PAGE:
The Oregon Historical Society Museum Store features a wide selection of books from local and regional authors. All publications featured on this page are available for purchase in the museum store.


Looking for a particular book or subject? Call the Museum Store at 503.306.5230 or email us at


Current Exhibition Reading
Inspired by: Working on the River: A History of Dredging



Portland’s Maritime History

Rebecca Harrison and Daniel Cowan

$21.99 regular price, $19.79 member price


Portland is not only the site of numerous marine terminals along the Willamette and Columbia Rivers but also home to much of our American maritime history. Portland shipbuilding starting in 1840 with construction of the schooner Star of Oregon. Over 100 years later, three Portland shipyards would build 621 ships for the war effort. Both before and after World War II, several steel and iron companies used the harbors in Portland for their manufacturing. Aside from production, Portland ships over 13 million tons of cargo every year and is the biggest shipper of wheat in the United States. The city displays this maritime history along its beautiful rivers.

Ghost Town-Inspired Reading



Ghost Towns of the Northwest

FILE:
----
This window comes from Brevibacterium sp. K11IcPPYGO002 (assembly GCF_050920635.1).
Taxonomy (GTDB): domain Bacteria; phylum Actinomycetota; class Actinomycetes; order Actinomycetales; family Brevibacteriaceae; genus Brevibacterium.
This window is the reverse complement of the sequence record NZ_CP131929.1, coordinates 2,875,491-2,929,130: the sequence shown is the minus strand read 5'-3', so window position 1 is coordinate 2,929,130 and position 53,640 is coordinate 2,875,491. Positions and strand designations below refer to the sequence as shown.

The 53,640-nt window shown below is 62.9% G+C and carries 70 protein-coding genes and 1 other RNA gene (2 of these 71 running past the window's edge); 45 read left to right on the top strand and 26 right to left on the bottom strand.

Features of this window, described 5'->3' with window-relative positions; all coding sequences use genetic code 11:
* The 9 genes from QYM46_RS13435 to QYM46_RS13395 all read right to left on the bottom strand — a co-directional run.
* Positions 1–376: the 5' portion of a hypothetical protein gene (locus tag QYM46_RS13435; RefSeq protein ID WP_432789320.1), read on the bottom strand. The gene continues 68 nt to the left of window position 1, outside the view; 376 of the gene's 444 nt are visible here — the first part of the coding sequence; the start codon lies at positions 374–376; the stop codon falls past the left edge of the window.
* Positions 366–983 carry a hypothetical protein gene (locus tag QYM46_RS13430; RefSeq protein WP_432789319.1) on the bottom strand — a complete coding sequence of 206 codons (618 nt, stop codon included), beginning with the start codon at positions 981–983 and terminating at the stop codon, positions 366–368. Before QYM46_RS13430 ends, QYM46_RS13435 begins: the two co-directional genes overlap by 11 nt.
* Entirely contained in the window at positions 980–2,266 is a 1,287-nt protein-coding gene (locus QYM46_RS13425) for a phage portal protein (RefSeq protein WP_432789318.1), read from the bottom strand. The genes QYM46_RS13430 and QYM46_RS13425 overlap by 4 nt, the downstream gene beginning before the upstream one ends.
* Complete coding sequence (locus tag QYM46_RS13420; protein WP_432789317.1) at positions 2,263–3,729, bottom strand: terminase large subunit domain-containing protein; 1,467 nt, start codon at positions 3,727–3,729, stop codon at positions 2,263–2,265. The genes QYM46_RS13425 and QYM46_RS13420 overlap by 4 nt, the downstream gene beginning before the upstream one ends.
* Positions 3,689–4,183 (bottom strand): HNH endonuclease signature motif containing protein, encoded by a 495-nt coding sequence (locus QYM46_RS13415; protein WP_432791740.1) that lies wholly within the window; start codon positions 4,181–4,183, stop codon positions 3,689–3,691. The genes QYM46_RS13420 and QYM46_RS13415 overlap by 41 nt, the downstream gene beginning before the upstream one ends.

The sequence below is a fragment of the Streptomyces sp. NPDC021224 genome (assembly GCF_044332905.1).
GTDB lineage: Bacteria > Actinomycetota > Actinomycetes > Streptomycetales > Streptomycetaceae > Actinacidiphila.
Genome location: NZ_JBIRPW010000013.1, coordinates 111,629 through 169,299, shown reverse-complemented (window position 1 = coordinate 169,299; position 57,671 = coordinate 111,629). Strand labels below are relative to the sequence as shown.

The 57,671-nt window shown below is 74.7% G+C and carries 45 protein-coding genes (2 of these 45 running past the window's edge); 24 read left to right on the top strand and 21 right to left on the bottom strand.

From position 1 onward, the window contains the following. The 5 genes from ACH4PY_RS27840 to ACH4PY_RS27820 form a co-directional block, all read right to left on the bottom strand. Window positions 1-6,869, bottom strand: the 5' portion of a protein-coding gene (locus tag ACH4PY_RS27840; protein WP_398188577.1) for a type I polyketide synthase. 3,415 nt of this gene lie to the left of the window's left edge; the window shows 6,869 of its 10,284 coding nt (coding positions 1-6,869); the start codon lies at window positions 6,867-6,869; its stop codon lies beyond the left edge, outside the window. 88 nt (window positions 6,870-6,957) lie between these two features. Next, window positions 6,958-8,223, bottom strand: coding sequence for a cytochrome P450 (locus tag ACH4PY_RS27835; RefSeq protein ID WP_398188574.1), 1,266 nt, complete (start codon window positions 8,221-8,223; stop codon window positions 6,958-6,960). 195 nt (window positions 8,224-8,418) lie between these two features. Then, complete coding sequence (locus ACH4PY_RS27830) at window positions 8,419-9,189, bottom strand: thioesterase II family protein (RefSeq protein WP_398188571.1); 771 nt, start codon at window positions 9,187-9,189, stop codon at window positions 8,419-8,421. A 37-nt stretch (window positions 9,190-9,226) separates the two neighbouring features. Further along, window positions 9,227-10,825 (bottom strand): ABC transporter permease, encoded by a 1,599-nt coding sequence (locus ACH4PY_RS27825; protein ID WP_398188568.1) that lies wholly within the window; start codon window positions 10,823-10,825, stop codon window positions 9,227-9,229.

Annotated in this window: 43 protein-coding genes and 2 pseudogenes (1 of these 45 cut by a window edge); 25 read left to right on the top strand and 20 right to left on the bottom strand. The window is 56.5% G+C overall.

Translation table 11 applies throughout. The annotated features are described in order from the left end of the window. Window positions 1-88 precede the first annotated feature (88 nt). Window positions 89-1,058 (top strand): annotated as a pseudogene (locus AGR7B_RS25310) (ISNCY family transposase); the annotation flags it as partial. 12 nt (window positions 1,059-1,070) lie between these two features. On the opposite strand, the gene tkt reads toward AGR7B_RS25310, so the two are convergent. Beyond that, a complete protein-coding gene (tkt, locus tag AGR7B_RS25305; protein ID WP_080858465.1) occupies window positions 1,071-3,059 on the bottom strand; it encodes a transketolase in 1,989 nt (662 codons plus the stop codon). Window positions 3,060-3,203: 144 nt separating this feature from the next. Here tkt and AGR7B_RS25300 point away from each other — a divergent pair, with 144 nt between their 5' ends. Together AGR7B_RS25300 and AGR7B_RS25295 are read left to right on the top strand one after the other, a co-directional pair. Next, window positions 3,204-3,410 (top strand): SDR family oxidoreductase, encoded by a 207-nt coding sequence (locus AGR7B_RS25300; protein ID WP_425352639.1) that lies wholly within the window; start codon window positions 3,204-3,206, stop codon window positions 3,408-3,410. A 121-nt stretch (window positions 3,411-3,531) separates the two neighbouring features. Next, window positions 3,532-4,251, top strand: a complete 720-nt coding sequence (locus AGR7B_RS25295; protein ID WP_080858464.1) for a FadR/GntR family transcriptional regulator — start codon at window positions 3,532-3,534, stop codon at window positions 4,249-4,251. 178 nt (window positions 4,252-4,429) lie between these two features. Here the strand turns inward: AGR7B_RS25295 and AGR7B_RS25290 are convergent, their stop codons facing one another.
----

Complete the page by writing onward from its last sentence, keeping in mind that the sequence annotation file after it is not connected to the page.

Norman D. Weis

$17.95 regular price, $16.15 member price


Sixty-two ghost towns from Oregon, Washington, Idaho, Wyoming, and Montana are individually described with the history of each town and specific directions on how to find them. Nearly twenty are unknown to the general public. The author has given you a head start in your quest, having explored new angles for information on some of the more familiar ghost towns, or visiting with old timers for an offbeat story or two.










Willamette Landings: Ghost Towns of the River

Howard McKinley Corning

On Sale! Only $5.00!


During the second half of the nineteenth century, the Willamette River served as the primary means of transportation for both people and goods in Oregon’s Willamette Valley. Riverboats plied the river along a series of landings and small communities where much of the population clustered. Some of these settlements, such as Albany and Springfield, developed into the towns and metropolitan centers of present-day Oregon. Others, such as Lancaster, flourished briefly before gradually declining or disappearing altogether as transportation shifted to roads and railroads.


Originally published in 1947, Willamette Landings offers a portrait of the Willamette River at a time when it was the bustling center of commerce and settlement. McKinley’s account presents a perspective unfamiliar today – from the river itself


This new edition includes maps, numerous historic photographs, and in introduction by the well-known writer Robin Cody, whose affinity with the life and history of rivers of the Pacific Northwest.



Company Towns of the Pacific Northwest

Linda Carlson
$22.58 regular price, $20.32 member price


The words "company town" evoke images of rough-and-tumble loggers and gritty miners, of dreary shacks in isolated villages, of wages paid in scrip good only at price-gouging company stores, of paternalistic employers. But these stereotypes are outdated, especially for those company towns that flourished well into the twentieth century. In Company Towns of the Pacific Northwest, Linda Carlson provides a more balanced and realistic look at these "intentional communities."